EU 'clears the way to fast-track GM crops'

14/7/10

Brussels is planning to allow each member state to decide whether to grow GM foods or to ban them.

The European Commission today published proposals that it said were designed to give countries more freedom and flexibility over the cultivation of genetically modified crops. But opponents of 'Frankenstein foods' warned that the changes would speed up the approval regime for the controversial crops and ensure that efforts by some states to block them will be side-stepped.

At present, EU countries vote together on whether to allow applications to grow new GM crops. In future, once scientists working for the commission approve a new crop or food as safe, any of the 27 member states will be allowed to grow it or put in on shop shelves. Other countries, which in the past might have blocked approval, will be able to implement their own boycott.

The commission said the new regime, which must still be approved by EU governments and the European Parliament, 'seeks to achieve the right balance between maintaining an EU authorisation system and the freedom for member states to decide on GM cultivation in their territory'.

Health and consumer policy commissioner John Dalli said: 'Experience with GM organisms so far shows that member states need more flexibility to organise the co- existence of GM and other types of crops such as conventional and organic crops.

'A very thorough safety assessment and a reinforced monitoring system are priorities in GM cultivation and are therefore being pursued vigorously.'

Opposition: The issue of GM crops is still a divisive one, as illustrated by this cheeky protest from the 'Barewitness' group in Sussex

But there are concerns that Britain's Conservative-Lib Dem Government will follow the same pro-GM agenda adopted by the last Labour government. Despite massive opposition from British shoppers, successive administrations have been pressing for the acceptance of GM farming across Europe. This support has been maintained-despite concerns for human health and evidence from the U.S. of the emergence of GM superweeds such as pigweed that are choking some farms.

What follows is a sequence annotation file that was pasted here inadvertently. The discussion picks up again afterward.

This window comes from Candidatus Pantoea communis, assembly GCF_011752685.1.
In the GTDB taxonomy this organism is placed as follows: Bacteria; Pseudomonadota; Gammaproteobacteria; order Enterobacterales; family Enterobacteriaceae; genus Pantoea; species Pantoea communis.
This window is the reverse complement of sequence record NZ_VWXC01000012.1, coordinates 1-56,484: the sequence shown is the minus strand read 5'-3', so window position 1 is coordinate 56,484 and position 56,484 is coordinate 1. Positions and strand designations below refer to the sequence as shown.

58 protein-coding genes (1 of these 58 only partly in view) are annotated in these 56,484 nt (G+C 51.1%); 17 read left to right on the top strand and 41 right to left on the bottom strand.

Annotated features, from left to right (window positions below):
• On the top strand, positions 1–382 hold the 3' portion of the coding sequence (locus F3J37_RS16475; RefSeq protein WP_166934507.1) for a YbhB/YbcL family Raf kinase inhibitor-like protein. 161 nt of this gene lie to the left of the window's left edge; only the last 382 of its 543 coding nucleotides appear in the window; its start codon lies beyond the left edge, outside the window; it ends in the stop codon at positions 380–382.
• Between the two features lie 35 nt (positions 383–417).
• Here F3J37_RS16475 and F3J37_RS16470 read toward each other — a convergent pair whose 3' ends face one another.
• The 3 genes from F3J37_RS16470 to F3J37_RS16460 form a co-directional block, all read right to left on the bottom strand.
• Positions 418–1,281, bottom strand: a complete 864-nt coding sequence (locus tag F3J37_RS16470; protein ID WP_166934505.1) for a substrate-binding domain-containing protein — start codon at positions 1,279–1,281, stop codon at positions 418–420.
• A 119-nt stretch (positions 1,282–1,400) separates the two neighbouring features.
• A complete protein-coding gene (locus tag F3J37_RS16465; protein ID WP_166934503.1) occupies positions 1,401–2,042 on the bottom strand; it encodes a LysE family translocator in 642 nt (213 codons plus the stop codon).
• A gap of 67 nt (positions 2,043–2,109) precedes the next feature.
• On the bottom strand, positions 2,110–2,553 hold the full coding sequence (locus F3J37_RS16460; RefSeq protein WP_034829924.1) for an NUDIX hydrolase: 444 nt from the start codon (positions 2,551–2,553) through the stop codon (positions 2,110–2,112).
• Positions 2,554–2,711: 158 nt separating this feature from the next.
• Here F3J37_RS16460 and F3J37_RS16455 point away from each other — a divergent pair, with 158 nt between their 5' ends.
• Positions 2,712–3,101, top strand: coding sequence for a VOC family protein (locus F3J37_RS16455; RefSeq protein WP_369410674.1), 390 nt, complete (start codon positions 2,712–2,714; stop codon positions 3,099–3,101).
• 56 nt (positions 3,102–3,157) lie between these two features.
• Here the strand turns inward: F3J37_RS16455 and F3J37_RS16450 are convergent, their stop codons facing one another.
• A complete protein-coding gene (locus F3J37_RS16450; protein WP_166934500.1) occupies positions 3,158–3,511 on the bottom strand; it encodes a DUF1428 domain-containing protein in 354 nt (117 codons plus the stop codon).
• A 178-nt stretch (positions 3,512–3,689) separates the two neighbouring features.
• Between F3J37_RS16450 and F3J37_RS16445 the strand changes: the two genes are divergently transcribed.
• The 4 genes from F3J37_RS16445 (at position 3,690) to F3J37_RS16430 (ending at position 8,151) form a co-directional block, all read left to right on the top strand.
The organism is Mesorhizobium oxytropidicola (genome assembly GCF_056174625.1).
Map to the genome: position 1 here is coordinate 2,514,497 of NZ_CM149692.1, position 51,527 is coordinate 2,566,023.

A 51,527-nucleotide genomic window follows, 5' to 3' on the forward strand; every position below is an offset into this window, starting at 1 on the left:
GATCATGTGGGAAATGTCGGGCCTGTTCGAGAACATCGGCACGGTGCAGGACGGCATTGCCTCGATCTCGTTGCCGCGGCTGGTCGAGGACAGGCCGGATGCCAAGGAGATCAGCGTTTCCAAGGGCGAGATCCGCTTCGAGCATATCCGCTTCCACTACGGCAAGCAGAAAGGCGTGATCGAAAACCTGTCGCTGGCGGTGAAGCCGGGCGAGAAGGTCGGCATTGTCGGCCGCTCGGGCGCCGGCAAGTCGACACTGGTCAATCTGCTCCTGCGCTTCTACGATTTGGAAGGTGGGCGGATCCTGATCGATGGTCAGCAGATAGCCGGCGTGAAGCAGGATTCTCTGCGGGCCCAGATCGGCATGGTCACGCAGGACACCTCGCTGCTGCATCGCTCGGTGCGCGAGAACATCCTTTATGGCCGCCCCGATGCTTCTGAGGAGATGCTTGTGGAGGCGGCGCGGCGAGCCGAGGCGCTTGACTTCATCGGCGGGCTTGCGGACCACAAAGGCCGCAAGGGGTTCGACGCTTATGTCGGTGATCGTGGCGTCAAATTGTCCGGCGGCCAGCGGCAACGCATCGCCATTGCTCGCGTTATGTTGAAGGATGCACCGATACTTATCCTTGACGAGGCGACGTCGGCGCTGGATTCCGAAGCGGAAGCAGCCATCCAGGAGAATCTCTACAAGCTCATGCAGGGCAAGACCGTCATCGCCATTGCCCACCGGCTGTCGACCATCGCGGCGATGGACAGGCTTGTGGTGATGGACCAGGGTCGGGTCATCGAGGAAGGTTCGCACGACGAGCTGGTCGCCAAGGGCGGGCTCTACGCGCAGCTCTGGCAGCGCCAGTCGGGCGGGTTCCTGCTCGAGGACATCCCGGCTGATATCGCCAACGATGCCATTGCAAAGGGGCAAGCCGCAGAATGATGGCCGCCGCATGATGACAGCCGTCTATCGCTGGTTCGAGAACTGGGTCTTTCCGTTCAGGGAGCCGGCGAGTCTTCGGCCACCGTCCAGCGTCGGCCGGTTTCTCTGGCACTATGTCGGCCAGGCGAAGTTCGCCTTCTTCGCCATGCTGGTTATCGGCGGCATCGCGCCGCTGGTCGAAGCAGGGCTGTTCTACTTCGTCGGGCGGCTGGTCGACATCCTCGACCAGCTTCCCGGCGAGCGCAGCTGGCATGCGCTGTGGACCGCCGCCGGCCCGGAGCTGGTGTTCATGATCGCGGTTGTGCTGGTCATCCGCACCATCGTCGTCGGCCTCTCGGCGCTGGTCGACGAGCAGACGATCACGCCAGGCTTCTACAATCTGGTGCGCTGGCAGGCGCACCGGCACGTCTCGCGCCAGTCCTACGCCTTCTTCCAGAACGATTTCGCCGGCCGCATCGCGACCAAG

Caroline Spelman, the Environment, Food and Rural Affairs Secretary, has a history of supporting genetically modified crops through her links to the farming industry. And the Food Standards Agency is facing accusations that it is trying to push GM on to dinner plates through a planned £500,000 consultation exercise.

The American agro-chemical giants behind GM farming see the move by the EU as a vital step towards getting consumers on this side of the Atlantic to accept their crops. Previously, the U.S. government has complained to the World Trade Organisation that attempts to block GM by European governments are an illegal restraint of free trade.

Mute Schimpf, Friends of the Earth Europe's food campaigner, said: 'While the commission is seemingly offering countries the right to implement national bans, in reality the proposal aims to do the opposite - opening Europe's fields to GM crops.

'The commission continues to fail to protect Europe's food and feed from contamination by GM crops, and we urge countries to reject this deal as it stands.'

GM Freeze, a coalition of community groups and green campaigners, said: 'The proposals have been produced to try to overcome member state opposition to the commercial cultivation approval of GM crops.

'Many member states are not happy with the safety assessments of GM crops for cultivation on health and environmental grounds and have demanded a tougher approach.'

One concern is that the plans do not offer safeguards and compensation to organic and conventional farmers whose crops are contaminated by GM pollen.

GM Freeze director Pete Riley added: 'Member states need to ensure that in the short and long-term they will be able to ban a GM crop without ending up in court or with a WTO dispute.'

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© Keith Mann
puppypincher@yahoo.co.uk